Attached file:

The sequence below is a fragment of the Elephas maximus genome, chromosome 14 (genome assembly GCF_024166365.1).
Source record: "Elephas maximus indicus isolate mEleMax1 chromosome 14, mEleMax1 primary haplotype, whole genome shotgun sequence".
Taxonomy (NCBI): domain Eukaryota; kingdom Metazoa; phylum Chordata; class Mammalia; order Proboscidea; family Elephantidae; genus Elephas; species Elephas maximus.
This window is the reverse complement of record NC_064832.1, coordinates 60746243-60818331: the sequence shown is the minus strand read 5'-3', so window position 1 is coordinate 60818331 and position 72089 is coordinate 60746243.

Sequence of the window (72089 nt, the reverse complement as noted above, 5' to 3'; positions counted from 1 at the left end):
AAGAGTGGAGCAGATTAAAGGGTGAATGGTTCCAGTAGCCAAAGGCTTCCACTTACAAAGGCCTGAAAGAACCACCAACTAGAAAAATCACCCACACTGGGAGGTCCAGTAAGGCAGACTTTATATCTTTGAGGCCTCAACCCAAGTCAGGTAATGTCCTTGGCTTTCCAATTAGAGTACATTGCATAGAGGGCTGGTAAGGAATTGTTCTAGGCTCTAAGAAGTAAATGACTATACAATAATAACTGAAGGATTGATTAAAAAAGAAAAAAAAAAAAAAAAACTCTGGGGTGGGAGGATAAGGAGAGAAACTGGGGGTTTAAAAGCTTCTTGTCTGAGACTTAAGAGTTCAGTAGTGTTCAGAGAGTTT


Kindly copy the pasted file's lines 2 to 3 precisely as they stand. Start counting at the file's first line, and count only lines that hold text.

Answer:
Source record: "Elephas maximus indicus isolate mEleMax1 chromosome 14, mEleMax1 primary haplotype, whole genome shotgun sequence".
Taxonomy (NCBI): domain Eukaryota; kingdom Metazoa; phylum Chordata; class Mammalia; order Proboscidea; family Elephantidae; genus Elephas; species Elephas maximus.